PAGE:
NSA Allegedly Paid RSA $10M To Implement Flawed Cryptography Standard
The practical fallout from this news is likely to be relatively small. The standard in question is called Dual_EC_DRBG. It was first put forward as a standard for performing elliptic curve cryptography. It came under suspicion almost immediately -- of the four algorithms the National Institute of Standards and Technology recommended for cryptography at the time, Dual_EC_DRBG was three orders of magnitude slower than the other three. Researchers suspected as early as 2006 that the code contained a back door and proved it was statistically flawed by 2007.
None of that, however, stopped the RSA from making Dual_EC_DRBG its standard cryptographic algorithm for many of its products over the past few years. What that means, in essence, is that the standard was deliberately broken and the NSA could trivially penetrate any data secured with it. Being caught flat-footed was bad enough for RSA -- once news of the backdoor was confirmed, the firm quickly warned its customers to cease using the encryption method with its bSafe line of products.
Bad cryptographic recommendations are one thing. Accepting $10M to deliberately implement a flawed standard is something else altogether. As you can imagine, the RSA is tripping over itself to disclaim the allegations, telling Reuters "RSA always acts in the best interest of its customers and under no circumstances does RSA design or enable any back doors in our products. Decisions about the features and functionality of RSA products are our own."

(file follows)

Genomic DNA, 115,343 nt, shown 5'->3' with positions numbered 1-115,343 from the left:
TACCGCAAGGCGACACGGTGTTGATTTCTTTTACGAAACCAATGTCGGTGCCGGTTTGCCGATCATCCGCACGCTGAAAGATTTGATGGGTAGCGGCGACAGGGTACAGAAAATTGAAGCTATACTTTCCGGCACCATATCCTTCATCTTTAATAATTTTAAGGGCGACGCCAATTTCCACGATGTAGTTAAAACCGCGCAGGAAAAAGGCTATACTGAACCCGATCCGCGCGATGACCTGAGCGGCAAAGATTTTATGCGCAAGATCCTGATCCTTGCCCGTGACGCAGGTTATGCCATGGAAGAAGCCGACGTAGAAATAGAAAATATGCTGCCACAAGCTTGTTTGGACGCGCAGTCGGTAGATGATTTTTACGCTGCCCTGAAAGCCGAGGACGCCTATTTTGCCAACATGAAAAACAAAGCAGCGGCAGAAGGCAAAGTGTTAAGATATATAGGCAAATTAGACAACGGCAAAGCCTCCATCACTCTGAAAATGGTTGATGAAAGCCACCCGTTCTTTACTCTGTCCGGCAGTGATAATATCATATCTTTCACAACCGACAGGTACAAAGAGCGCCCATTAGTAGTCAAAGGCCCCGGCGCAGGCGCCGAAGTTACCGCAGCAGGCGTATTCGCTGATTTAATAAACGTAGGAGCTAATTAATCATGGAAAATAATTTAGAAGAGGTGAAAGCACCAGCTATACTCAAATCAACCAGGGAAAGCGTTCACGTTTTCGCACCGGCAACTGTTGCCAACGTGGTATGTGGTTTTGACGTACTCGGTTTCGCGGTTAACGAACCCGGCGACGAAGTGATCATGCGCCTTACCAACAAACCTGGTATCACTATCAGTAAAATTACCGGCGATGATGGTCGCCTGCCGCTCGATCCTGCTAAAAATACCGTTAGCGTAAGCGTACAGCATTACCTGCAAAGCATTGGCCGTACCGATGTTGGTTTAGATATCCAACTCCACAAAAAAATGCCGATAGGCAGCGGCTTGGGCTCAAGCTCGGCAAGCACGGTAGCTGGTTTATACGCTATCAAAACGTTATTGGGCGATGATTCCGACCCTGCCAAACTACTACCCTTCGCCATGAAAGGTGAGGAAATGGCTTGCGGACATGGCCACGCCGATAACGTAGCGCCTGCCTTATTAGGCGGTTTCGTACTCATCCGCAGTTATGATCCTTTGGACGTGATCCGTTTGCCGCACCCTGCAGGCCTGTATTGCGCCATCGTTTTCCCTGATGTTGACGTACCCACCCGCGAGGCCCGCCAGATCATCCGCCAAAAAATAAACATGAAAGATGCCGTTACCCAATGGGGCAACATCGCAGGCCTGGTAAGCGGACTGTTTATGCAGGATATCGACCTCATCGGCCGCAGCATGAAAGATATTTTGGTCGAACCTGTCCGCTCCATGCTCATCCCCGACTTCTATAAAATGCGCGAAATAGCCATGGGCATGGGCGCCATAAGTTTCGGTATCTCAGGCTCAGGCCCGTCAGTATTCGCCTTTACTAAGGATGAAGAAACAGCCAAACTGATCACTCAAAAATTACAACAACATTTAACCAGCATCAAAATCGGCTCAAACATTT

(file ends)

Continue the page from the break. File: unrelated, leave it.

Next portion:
Others have claimed that RSA Security was fooled by the NSA, and that the organization didn't show its true hand when it paid RSA to implement the flawed standard. Normally, that would be little more than an exceptionally convenient excuse -- but there's historical reasons to think it might be true.
A Different Era
Back in the 1970s, when the encryption standard DES (Digital Encryption Standard) was being developed, the NSA stepped in and made certain recommendations and changes to the proposed implementation. For decades, cryptographers suspected that the NSA had used its knowledge of the cipher to weaken the DES standard. In the mid-1990s, research emerged proving that the opposite was true.
By the late 1970s, the NSA was aware of a then-new type of cryptographic attack called differential cryptanalysis. DES, in its original form, was highly vulnerable to this new attack vector. The NSA patched the standard to harden it, and then told no one what it knew. Code that looked suspicious, to outside analysis, was actually proven to be tremendously helpful.
Given this, it's not hard to see how the RSA might have thought that the NSA was offering improvements that actually were improvements, even if they looked suspicious. Whether the company was actually hoodwinked or is falling back on an excuse is still unknown. And regardless of the RSA's complicity, it shows the shift in mentality at the NSA. Over the space of 30 years, the organization went from securing America's cryptographic standards to actively working against them.